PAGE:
Normally, I’d do an intro of some kind here, but I’ll spare you the nitty-gritty of that by just diving into the rights and wrongs of the CyHawk game for our dear Cyclones.
(Spoiler alert, there’s a lot of one of those and not a lot of the other one)
What Went Wrong
I’ll be honest. I’ve watched a lot of Iowa State football. Good showings, bad showings, wins, losses, everything. I don’t know if I’ve seen as bad of a rushing attack as I saw on Saturday. Anytime you don’t rush for a hundred yards in a game, you’re probably not controlling the flow and pace like Matt Campbell and Company want to. Then you throw in the fact that the Cyclones ran the ball thirty-one times? You need just over three yards per carry to get to the century mark there and Iowa State didn’t. Not only did they not get to triple digits, they didn’t even get to ninety. Eighty-seven yards was all the Cyclones got on the ground.
Their longest carry was eleven yards by Cartevious Norton. That’s thirty carries for seventy-six yards. That’s not beating anyone in college football. If your goal is to establish the run, take pressure off your inexperienced quarterback, control the clock, and play the football that Matt Campbell wants Iowa State to play, you’re not beating anyone with eighty-seven yards on thirty-one carries. ESPECIALLY not a team like Iowa.
Obviously, the competition for Ohio (the Cyclones’ next opponent) hasn’t been good. Their last two games were against Long Island and Florida Atlantic. That said, they held Long Island to thirty-four yards and FAU to five yards. FIVE. I expect better next week from the Cyclones, but Ohio is no slouch, and the run game will need to be better for Iowa State to control the game.
Okay, so you’re not running the ball well. That’s fine. You’ve got plenty of skill on the outside to bail out your young QB and push the ball... or maybe not. Sixteen yards was the longest play from scrimmage for Iowa State on Saturday. A 4th down touchdown to Jayden Higgins was it. Of the other gains that were ten or more yards, I honestly couldn’t tell you how many of them were passes in the air for all those yards. I know I credited Rocco for his mistake-free “check down” style of game that he played against UNI, but that came with a couple of caveats.
First of all, you need to have some semblance of a run game, which Iowa State did not on Saturday. Secondly, you need to have someone make a play with the ball in their hands. A checkdown to Eli Sanders where he makes a guy miss and gets fifteen yards. A screen to Jaylin Noel where you get a big gain with the blockers out in front. Something to get your guys the ball in space and let them work.
Neither was the case on Saturday. Again, I expect this to improve next week in Ohio, but it was ugly this past week. Have to learn how to push the ball down the field to try and open up that underneath game. When teams aren’t afraid of you downfield, they can tighten up those first 7 yards and make your life miserable.
While I wasn’t thrilled with the performance from Rocco Becht on Saturday, it was a lot worse than it should’ve been. There were countless drops on Saturday from a plethora of guys. Jaylin Noel was probably the worst offender with three or four on his own, but the rest of the receiving core (backs and tight ends as well) wasn’t without flaws.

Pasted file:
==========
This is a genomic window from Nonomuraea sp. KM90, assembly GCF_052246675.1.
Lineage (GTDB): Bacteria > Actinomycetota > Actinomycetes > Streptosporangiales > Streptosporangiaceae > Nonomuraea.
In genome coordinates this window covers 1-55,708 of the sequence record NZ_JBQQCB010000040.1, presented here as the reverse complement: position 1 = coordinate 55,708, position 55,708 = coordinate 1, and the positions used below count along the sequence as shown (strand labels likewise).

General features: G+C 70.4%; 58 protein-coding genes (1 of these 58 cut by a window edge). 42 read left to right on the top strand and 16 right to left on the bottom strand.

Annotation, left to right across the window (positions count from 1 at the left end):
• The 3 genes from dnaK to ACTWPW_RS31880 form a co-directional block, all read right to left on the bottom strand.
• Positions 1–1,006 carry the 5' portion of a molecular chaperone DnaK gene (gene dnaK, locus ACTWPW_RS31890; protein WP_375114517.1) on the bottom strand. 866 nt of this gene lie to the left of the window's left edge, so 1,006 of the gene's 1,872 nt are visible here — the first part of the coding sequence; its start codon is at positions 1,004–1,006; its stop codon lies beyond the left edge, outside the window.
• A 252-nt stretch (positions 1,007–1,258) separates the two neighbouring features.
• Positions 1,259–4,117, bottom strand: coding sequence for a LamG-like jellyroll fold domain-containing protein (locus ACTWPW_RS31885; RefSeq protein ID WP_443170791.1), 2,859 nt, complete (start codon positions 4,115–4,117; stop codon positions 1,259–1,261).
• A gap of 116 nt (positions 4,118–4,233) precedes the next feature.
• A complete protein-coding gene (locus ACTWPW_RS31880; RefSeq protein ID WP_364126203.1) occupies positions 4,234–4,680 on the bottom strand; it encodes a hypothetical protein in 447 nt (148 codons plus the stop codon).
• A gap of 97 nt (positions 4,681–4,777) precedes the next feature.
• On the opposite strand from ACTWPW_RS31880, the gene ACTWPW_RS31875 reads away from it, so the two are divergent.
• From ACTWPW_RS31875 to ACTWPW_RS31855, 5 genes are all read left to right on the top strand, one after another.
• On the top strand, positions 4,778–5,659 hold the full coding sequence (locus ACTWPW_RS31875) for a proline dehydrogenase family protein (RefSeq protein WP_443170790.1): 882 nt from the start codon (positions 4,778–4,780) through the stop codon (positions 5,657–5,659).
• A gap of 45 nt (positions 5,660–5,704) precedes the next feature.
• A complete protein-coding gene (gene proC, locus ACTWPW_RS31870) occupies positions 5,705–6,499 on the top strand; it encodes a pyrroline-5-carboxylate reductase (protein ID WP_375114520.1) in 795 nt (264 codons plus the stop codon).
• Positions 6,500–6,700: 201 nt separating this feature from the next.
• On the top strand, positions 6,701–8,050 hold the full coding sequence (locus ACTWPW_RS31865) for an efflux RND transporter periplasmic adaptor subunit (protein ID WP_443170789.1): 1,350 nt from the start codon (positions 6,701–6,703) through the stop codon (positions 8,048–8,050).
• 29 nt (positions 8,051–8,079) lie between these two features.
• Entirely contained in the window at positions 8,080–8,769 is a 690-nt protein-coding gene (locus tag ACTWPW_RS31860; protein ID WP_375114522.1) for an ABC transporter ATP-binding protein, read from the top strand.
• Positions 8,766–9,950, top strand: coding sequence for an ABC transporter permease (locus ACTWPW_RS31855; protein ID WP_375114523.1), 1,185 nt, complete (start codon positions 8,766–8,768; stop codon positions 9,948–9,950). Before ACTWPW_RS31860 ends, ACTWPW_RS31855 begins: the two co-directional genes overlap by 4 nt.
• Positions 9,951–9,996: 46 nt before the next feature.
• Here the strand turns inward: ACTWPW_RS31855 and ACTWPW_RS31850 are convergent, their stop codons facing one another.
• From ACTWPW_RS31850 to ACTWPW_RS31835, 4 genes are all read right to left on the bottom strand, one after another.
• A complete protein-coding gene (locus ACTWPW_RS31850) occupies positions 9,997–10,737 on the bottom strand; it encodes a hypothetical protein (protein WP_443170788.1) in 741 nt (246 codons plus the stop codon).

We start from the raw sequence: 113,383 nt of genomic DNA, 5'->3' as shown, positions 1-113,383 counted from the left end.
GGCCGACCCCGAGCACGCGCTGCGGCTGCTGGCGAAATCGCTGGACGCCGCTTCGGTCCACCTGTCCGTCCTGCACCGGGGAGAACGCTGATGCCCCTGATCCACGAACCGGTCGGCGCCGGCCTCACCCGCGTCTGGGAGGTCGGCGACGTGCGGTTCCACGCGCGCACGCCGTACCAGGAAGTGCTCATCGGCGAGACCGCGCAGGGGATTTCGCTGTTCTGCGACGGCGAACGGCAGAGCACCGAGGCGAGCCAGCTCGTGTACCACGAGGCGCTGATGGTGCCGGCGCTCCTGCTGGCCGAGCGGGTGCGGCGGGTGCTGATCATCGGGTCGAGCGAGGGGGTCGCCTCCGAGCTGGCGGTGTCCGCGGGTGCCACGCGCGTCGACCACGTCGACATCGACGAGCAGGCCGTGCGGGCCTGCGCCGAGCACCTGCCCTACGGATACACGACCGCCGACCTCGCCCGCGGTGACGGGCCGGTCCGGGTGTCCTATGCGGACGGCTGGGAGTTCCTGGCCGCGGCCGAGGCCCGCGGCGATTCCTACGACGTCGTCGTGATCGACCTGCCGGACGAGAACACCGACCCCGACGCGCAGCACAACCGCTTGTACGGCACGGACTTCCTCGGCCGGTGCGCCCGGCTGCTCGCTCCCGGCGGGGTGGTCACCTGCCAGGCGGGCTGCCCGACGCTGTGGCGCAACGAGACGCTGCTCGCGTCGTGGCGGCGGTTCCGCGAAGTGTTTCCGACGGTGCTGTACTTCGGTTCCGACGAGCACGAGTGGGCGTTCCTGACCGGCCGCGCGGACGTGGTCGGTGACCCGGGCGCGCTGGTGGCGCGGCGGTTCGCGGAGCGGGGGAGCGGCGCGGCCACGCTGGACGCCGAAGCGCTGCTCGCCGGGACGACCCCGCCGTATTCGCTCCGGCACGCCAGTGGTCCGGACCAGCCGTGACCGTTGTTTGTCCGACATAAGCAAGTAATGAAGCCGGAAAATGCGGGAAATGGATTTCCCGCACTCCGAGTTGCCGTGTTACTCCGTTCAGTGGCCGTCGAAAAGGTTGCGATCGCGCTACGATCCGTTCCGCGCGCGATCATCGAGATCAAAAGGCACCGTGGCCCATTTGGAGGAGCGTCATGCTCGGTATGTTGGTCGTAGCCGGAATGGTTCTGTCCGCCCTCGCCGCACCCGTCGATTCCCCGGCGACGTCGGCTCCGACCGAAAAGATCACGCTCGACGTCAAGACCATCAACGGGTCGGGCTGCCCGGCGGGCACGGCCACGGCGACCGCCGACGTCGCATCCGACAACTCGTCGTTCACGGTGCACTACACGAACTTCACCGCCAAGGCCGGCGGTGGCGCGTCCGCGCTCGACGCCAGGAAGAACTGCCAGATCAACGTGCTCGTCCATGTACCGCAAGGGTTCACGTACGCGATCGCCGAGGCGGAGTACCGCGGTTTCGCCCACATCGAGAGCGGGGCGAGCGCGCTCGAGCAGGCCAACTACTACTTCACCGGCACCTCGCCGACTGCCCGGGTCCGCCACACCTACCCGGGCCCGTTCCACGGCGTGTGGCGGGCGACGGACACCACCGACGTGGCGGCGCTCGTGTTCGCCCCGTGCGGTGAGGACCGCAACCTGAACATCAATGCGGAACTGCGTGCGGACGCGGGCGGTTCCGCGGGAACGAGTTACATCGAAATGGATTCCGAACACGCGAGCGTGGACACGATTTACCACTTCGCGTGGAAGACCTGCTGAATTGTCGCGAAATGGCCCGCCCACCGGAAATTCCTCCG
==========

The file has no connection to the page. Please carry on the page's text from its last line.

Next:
Jaylin Noel with a pair of dropped catches. Three and out for the Iowa State offense. Tyler Perkins on to punt.— CycloneFanatic.com (@cyclonefanatic) September 9, 2023
Part of what this team needs in order to succeed is your playmakers to get the ball in space. If you’re dropping the ball, you’re not able to make plays. It’s that simple. Drops plagued this team last year in the worst way, and if Saturday was any indication, we may be in for another long season in the drops department.
What Went Right
Wait, did I type that out correctly? Hold on, let me double-check that. One second, please.
Yeah, that looks right, actually. Chase Contreraz and Tyler Perkins were easily the best two players on the Cyclones offense (if you can count the kicker and punter as offensive players) on Saturday. Contreraz went two for three on the day (the miss was a block that wasn’t his fault) with a long of forty-six yards (the other was forty-two) while Tyler Perkins had yet another phenomenal day punting the ball.
Tyler outkicked Hawkeye legend Tory Taylor by thirty-three yards (311 to 278, both had six punts), had a longer long (sixty-three to fifty-three), and put half of his punts inside the twenty (Taylor didn’t do it once) with a pair of touchbacks (Taylor also didn’t have any of those.)
It was a clean sweep for Tyler Perkins over Tory Taylor on Saturday, which probably doesn’t mean you’re winning the game, but we won punting, so who’s the real winner here, Hawk fans?
Offensive Line (Pass Protection)
Alright, which one of you jokesters swapped the rights and wrongs from this CyHawk game compared to every game that Iowa State has played under Matt Campbell? This is so backwards it may as well be forwards.
The Iowa State offensive line didn’t allow a sack to an Iowa team that while they more so make a living off takeaways, they do that in part because of pressure they force on the quarterback. They weren’t as effective as they could’ve been on getting to Rocco Becht and a lot of that has to do with Ryan Clanton and the work he’s put in with this group of guys during the offseason.